The power-ups in this game are going to be simple spheres with some effects added to them. You will be creating a sphere, positioning it, and then making a prefab out of it. To create the power-up, follow these steps:

1. Add a sphere to the scene. Position the sphere at (0, 1.5, 42) with a scale of (.5, .5, .5). Add a rigidbody to the sphere and uncheck Use Gravity.

2. Create a new material named Powerup and give it a yellow color. Set Metallic to 0 and Smoothness to 1. Apply the material to the sphere.

3. Add a point light to the sphere (by selecting Add Component > Rendering > Light). Give the light a yellow color.

4. Add a particle system to the sphere (by selecting Component > Effects > Particle System). If the particles have an odd purplish coloring, don’t worry. Just see the following caution for the fix.

5. In the main particle module, set Start Lifetime to .5, set Start Speed to −5, set Start Size to .3, and set Start Color to a light-yellow color.

6. In the Emission module, set Rate over Time to 30. In the Shape module, set Shape to Sphere and set Radius to 1.

7. In the Renderer module, set Render Mode to Stretched Billboard and Length Scale to 5.

8. Create a new folder called Prefabs. Rename the sphere Powerup and click and drag it from the Hierarchy view into the Prefabs folder. Then delete the power-up from the scene.


Assigning the Default-Particle material.

By setting the position of the object before putting it into the prefab, you can simply instantiate the prefab, and it will appear at that spot. As a result, you do not need a spawn point. Figure 20.4 illustrates the finished power-up (though the image doesn’t really do it justice).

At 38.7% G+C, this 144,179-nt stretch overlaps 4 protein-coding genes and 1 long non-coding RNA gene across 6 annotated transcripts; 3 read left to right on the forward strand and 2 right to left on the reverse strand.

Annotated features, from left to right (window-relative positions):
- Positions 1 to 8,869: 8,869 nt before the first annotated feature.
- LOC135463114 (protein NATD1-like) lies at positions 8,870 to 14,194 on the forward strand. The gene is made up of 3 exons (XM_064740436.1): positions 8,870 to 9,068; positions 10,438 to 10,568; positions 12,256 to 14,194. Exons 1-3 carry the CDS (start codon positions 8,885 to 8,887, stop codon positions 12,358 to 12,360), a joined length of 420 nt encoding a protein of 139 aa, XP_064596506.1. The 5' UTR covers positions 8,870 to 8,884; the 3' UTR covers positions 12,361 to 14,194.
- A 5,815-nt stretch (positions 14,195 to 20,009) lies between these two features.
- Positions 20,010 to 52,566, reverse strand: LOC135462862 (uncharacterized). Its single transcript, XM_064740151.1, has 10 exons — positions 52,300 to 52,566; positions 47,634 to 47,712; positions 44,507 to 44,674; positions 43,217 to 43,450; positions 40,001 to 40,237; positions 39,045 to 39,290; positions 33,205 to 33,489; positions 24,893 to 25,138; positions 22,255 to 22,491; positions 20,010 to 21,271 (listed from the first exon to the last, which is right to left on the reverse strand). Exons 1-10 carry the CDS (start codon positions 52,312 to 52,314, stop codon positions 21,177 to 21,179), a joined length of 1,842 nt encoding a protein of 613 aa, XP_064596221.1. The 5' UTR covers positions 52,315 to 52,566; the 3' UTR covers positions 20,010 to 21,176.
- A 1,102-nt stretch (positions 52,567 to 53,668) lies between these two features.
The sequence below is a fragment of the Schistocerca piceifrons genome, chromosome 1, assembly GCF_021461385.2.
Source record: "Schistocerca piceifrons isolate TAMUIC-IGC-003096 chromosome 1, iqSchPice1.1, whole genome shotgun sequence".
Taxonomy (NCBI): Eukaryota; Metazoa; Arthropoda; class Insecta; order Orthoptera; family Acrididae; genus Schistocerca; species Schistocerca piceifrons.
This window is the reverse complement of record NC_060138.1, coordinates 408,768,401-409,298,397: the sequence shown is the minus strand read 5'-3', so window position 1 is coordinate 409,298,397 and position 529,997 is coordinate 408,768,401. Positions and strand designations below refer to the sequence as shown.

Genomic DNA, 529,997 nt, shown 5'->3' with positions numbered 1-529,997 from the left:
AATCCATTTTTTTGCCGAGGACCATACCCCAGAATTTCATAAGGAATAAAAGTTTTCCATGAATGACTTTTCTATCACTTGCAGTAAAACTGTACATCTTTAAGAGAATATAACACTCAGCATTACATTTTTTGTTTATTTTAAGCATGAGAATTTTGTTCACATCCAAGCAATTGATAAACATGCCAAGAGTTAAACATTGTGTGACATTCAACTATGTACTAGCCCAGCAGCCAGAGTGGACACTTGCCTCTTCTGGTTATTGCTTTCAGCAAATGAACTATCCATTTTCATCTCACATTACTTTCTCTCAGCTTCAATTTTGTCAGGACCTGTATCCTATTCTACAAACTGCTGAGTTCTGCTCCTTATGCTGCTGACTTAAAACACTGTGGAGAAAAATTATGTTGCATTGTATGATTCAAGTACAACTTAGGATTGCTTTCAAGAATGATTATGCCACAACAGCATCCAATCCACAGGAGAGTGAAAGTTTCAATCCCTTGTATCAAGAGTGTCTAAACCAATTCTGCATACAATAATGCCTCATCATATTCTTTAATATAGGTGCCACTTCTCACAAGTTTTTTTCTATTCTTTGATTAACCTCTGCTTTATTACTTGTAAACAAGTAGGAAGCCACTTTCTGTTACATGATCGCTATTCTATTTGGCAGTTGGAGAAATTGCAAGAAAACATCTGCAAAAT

The power-up.

The Obstacles

For this game, the obstacles are represented by small glowing red cubes. The player has the option of either avoiding them or phasing through them. To create the obstacles, follow these steps:

1. Add a cube to the scene and name it Obstacle. Position it at (0, .4, 42) with a scale of (1, .2, 1). Add a rigidbody to the cube and uncheck Use Gravity.

2. Add a Light component to the obstacle and give it a red color.

3. Create a new material called Obstacle and apply it to the Obstacle game object. Make the color of the material red, check the Emission check box, and give it a dark red emissive color (see Figure 20.5).

4. Drag the Obstacle game object into the Prefabs folder to turn it into a prefab. Delete the Obstacle game object.


The obstacle and material.

The Trigger Zone

Just as in games you’ve created in earlier hours, the trigger zone in Gauntlet Runner exists to clean up any game objects that make it past the player. To create the trigger zone, follow these steps:

1. Add a cube to the scene. Rename the cube TriggerZone and position it at (0, 1, -20) with a scale of (10, 1, 1).

2. On the Box Collider component of the trigger zone, check the Is Trigger check box.

The Player

The player requires a large portion of the work for this game. The player will need to be animated and will also have a controller and use a custom shader. We have talked about shaders before, but we haven’t yet used one that wasn’t built in to Unity. Before we get ahead of ourselves though, let’s get the player ready:

1. In the book files for this hour, locate the Models and Animations folders and drag them into the Project view to import them.